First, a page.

In Depth – 2011 Saab 9-5 Aero XWD –

2011 Saab 9-5 Aero XWD

Saab was on the verge of bankruptcy when Spyker gave them a hand when they pulled $74 from their own pockets and bought the Swedish manufacturer. In addition to these millions, Spyker now owns $326 million in shares at the new Saab Spyker Automobiles company. According to the CEO of Saab Spyker, Victor Muller, the company will get back the original investment in 2012, when the worldwide sales will reach 85,000 units. In 2008, Saab sold just 18,000 cars in the United States, but on the good side, the worldwide sales went up to 95,000 cars. They managed to get this important figure with outdated models and/or badge-engineered cars. Before the 2011 model, the Saab 9-5 lasted 13 years without any changes, which is double as most of the cars today.

This new model is considered by many the first car from Saab that does not look like the models manufactured back in the 90s. The aggressively tapered greenhouse and the blacked-out pillars make it a car worthy of the name Saab. The car will be available with two trim levels. The base model will come with a 2.0-liter turbocharged power unit that will be capable of outputting 220 hp and can be linked to a 6-speed manual gearbox or to a more relaxing automatic transmission. The driver can get the 9-5 Aero with either front-wheel drive or all-wheel drive. The other engine is a powerful V6 2.8-liter that is capable of producing 300 hp and a 295 lb-ft. The engine comes linked exclusively with the 6-speed automatic gearbox and the proprietary XWD all-wheel drive system.

Inside you will find a bundle of cool touches that reduce the feeling of black plastic that is predominant in most of the cars that are available today. The start button of the 9-5 Aero XWD is placed in the traditional ignition-switch place on the center console. The needles have a very stylish neon-slime green color pattern and the shifting-matrix air vents have a very special design. In the middle of the speedometer you will find a generous high resolution display that will show you the audio info, navigation and other vehicle information. For extra money, there is an option to add a head-up display so that you will keep your eyes on the road all of the time.

All of the Aero cars from Saab (optional on the soon to be released 2.0T) come with the proprietary DriveSense chassis controller that offers three positions: comfort, intelligent and sport. The default option is intelligent. For those of you that choose the sport mode, the steering of the car will get heavier and the throttle plus the shift mapping will become considerably more aggressive. In addition, the shocks will firm up. The intelligent mode is quite similar with the comfort one, but it resembles a little bit to the sport’s steering that becomes harder when cornering.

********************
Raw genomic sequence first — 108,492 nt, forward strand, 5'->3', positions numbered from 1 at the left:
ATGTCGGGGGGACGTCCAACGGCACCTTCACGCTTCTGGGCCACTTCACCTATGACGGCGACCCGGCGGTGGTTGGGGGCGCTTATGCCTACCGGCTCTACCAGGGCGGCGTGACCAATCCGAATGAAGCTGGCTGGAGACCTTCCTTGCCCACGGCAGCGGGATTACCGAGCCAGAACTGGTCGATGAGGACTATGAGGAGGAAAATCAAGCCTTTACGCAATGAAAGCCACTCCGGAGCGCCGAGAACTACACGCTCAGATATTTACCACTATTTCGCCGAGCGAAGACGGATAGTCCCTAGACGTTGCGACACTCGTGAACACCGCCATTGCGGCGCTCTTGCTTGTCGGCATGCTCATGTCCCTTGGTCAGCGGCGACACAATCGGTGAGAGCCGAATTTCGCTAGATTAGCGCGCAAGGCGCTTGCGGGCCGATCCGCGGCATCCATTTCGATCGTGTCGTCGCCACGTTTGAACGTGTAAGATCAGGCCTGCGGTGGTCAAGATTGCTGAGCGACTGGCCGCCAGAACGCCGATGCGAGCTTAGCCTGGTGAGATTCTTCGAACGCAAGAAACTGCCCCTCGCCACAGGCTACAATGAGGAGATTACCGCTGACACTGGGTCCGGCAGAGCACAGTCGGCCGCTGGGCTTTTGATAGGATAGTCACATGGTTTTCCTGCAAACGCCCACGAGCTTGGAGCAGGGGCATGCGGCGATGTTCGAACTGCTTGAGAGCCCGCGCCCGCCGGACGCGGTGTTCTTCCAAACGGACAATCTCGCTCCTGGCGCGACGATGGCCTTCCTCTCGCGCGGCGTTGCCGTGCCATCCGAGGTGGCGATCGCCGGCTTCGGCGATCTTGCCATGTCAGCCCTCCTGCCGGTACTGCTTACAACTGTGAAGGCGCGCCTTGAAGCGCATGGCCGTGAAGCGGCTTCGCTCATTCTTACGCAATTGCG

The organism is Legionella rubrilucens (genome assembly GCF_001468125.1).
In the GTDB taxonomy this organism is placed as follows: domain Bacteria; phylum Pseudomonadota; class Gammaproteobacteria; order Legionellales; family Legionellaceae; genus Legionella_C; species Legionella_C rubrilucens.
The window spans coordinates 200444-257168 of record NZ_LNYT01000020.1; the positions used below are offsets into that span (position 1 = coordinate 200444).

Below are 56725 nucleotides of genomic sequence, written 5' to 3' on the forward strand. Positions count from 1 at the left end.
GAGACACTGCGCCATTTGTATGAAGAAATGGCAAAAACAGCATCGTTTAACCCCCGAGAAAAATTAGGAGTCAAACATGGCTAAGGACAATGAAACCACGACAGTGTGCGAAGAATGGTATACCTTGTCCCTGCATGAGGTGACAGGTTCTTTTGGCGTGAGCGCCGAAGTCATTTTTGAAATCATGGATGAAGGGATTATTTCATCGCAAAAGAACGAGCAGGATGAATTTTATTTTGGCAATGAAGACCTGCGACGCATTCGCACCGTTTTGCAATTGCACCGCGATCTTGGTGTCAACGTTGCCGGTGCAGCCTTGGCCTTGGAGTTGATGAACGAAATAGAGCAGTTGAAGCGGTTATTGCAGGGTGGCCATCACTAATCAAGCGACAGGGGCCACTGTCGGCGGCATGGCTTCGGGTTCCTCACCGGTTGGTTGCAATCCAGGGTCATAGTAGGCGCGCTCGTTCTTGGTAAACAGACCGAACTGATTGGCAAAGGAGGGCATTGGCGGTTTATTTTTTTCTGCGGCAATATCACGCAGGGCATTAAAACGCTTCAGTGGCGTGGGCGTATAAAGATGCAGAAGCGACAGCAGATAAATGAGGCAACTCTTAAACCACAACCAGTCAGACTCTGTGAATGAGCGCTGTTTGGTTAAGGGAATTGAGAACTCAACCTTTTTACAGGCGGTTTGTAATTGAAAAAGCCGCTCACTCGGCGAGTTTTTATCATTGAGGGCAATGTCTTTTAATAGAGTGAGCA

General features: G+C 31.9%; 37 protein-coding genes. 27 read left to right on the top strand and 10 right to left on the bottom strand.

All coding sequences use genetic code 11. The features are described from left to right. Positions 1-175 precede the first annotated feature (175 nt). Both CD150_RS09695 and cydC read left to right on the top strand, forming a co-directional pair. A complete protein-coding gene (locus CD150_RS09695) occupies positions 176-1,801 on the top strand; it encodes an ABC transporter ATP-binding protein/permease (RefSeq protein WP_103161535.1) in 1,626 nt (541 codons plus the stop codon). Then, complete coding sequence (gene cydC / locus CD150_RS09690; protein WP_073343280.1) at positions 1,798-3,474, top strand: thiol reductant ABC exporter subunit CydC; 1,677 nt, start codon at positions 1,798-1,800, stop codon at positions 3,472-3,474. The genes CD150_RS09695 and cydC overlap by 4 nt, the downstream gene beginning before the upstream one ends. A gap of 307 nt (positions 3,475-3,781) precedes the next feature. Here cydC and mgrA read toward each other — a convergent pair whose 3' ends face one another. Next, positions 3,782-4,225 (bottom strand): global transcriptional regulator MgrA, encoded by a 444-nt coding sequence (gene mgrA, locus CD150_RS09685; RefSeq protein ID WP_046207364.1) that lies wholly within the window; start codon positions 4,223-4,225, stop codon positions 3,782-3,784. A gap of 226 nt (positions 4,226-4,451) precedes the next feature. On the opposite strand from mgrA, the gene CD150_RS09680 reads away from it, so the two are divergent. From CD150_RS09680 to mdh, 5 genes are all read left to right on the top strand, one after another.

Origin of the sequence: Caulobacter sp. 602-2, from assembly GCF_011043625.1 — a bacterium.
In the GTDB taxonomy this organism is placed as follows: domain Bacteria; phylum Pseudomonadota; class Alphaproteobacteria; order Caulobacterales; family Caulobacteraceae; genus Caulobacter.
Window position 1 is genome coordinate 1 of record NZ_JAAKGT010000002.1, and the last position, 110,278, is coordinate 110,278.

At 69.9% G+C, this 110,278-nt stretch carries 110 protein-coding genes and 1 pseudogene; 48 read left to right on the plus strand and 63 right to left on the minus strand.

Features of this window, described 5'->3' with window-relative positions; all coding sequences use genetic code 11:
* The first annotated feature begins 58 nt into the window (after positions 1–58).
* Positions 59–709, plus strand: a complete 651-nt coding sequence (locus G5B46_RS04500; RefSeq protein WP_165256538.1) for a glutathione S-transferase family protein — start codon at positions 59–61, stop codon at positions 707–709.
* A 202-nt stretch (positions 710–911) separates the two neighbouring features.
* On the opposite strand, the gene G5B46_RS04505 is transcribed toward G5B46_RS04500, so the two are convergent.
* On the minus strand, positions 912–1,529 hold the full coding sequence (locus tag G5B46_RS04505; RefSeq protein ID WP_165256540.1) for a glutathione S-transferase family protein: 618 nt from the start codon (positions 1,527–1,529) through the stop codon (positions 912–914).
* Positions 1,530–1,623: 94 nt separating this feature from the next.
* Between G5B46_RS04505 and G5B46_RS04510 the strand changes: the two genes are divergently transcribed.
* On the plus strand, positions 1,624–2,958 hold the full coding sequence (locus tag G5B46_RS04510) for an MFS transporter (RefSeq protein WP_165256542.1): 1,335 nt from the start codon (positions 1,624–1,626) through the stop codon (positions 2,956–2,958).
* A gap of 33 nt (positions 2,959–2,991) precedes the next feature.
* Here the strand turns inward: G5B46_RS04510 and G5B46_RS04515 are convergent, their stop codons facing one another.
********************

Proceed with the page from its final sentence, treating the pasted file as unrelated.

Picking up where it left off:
The car comes standard with the lane-departure warning system which is programmed not to start beeping if it detects steering input. This is a great improvement in comparison with other cars that have the same system which start beeping every time a driver makes a lane change without signaling. As far as the comfort offered by the 9-5 Aero is concerned, nothing to complain, on the contrary, the car’s exquisite bolstering of the front seats is a real delight. In comparison to more reputable cars like the Mercedes-Benz E-Class or the 5-Series from BMW, the Saab offers more space for the back seats.

When looking for the first time at the dashboard you will think that the buttons were placed randomly, but by giving it a closer more attentive look you will notice that the placement of these buttons is very intuitive. The vast majority of the tasks can be controlled with the help of the 8” display, which can be navigated by twirling a knob below it or by touching the screen gently. The structure of the menu is very logical and easy to follow, but at the same time you will have a bundle of options to tweak, if you want to of course.

2011 Saab 9-5 Aero XWD

With the V6 2.8-liter turbocharged engine, the 9-5 Aero needs 6.3 seconds to reach 100 km/h, which is not that bad, but taking into consideration the fact that the car has 300 hp and it costs about $50,000, it could be quicker. This same engine powers the Cadillac SRX and it is the same V6 power unit that Saab has been using for a good amount of time. In the Caddy, the engine is quite awful taking into consideration that the SRX is 400 pounds heavier than the 9-5. The 9-5 Aero XWD equipped with an automatic transmission has paddle shifters that are installed on the back of the steering wheel, and in manual mode, it will not upshift until the driver tells it to.

The 2011 Saab 9-5 Aero XWD was created on the General Motors Epsilon II platform and it shares a great deal of its architecture with the Buick Regal and LaCrosse as well as other cars from GM. The car is equipped with GM’s “HiPer Strut” suspension that was launched earlier this year and with a modified MacPherson strut that people over at General Motors say that it better maintains the negative camber under hard cornering and at the same time, it reduces the torque steer. The 2.0T models will come with the standard conventional struts. The back of the car features a multilink arrangement.

The most affordable 2.0T model is approximately $40,000, but a fully featured Aero configuration will cost you $10,000 more. At this price range, you could get the BMW 335i and if you need the extra back space the 9-5 has to offer, you might also take into consideration the Audi A6 3.0T. However, we are sure that the car will have its own niche, for people that still believe that Saab is not dead and it can produce high quality cars.


Post tags: Tags: 9-5 aero, Saab